Provincial legislature member maintains KZN rhino poaching out of hand

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Reports of more than 70 rhino killed, presumably for their horns, in KwaZulu-Natal in the first three months of this year has seen a call for an investigation into rhino poaching in Ezemvelo KZN Wildlife parks and reserves to be “unlocked”.

The call by Heinz de Boer, Democratic Alliance (DA) provincial legislature member and EDTEA (Economic Development, Tourism and Environmental Affairs) spokesman, comes in the wake of Daily Maverick report on “at least 75 rhino butchered for their horn in the opening months of 2022” in the province.

De Boer notes in a statement this puts KwaZulu-Natal “well on the road to the species facing extinction within the next five years”.

Hluhluwe-iMfolozi, the flagship park of the provincial conservation agency, was where rangers and wildlife veterinarians and other specialists worked to build a viable South African white rhino population from a base of just on a hundred animals in the mid-20th century.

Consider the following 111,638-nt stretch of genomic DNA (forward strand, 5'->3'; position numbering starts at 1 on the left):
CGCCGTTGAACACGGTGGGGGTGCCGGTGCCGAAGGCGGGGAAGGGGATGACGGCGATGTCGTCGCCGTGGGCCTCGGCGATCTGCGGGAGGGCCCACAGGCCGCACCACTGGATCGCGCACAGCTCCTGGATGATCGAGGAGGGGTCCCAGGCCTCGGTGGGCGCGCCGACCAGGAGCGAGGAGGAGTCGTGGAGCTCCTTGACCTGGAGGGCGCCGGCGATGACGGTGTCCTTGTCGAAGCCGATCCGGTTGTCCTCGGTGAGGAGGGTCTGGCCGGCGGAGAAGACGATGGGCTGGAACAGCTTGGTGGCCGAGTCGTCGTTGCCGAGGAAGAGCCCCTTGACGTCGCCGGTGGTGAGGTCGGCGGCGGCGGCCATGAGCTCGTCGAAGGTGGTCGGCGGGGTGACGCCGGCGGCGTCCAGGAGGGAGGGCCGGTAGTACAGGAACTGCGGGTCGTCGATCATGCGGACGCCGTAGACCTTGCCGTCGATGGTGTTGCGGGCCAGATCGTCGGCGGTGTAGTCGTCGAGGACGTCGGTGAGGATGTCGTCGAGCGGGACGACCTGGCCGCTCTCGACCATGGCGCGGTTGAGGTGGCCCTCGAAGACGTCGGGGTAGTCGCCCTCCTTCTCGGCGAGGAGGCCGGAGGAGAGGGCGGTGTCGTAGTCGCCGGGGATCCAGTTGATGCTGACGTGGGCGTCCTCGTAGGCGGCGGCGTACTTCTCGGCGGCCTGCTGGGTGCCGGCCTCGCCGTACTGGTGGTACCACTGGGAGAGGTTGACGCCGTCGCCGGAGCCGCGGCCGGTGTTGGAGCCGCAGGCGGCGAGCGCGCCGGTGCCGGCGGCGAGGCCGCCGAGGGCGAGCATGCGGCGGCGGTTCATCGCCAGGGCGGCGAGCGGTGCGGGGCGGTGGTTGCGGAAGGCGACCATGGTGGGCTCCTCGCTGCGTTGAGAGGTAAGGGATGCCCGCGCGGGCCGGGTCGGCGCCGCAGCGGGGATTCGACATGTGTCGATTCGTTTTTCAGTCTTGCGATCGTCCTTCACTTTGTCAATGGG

In search of information not apparently available from Ezemvelo KZN Wildlife, De Boer submitted a Public Access to Information Application (PAIA).

“Notwithstanding the seriousness there is silence from the provincial executive and the EDTEA MEC Ravi Pillay,” he said adding the “exponential rise in poaching was also absent from recent committee meetings”.

“The decision to submit a PAIA to Premier Sihle Zikalala’s office in an attempt to finally have the secretive report of the task team into rhino poaching in KZN released comes after years of delays.

“It was commissioned by the KZN provincial cabinet in 2016 and handed to the Premier on completion in 2020. It allegedly details all aspects of the Ezemvelo entity that led to rhino poaching in KZN,” De Boer’s statement reads.



He maintains the report could assist in, among others, action needed to curb poaching. This includes “a cash injection” for field rangers for equipment and training and “a fully revised budget” with helicopter support and “fuel for vehicles”. Equipment-wise De Boer sees new rifles, ammunition, bulletproof vests, night vision equipment and thermal drones necessary “to take the fight to poaching syndicates”.